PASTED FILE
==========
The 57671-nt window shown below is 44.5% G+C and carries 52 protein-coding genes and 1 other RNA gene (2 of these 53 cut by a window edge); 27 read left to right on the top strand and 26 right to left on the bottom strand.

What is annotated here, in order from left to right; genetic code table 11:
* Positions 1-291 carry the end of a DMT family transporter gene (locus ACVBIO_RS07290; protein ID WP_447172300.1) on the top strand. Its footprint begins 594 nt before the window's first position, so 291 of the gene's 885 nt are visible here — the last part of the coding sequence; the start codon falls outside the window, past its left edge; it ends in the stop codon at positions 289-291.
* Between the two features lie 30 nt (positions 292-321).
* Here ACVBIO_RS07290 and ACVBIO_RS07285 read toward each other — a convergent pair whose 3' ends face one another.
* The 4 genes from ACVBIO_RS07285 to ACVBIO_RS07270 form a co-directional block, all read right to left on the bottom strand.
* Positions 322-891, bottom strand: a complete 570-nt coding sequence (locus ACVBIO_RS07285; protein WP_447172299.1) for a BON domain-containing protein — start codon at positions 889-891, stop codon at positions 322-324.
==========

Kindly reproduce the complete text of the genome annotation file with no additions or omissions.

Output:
The 57671-nt window shown below is 44.5% G+C and carries 52 protein-coding genes and 1 other RNA gene (2 of these 53 cut by a window edge); 27 read left to right on the top strand and 26 right to left on the bottom strand.

What is annotated here, in order from left to right; genetic code table 11:
* Positions 1-291 carry the end of a DMT family transporter gene (locus ACVBIO_RS07290; protein ID WP_447172300.1) on the top strand. Its footprint begins 594 nt before the window's first position, so 291 of the gene's 885 nt are visible here — the last part of the coding sequence; the start codon falls outside the window, past its left edge; it ends in the stop codon at positions 289-291.
* Between the two features lie 30 nt (positions 292-321).
* Here ACVBIO_RS07290 and ACVBIO_RS07285 read toward each other — a convergent pair whose 3' ends face one another.
* The 4 genes from ACVBIO_RS07285 to ACVBIO_RS07270 form a co-directional block, all read right to left on the bottom strand.
* Positions 322-891, bottom strand: a complete 570-nt coding sequence (locus ACVBIO_RS07285; protein WP_447172299.1) for a BON domain-containing protein — start codon at positions 889-891, stop codon at positions 322-324.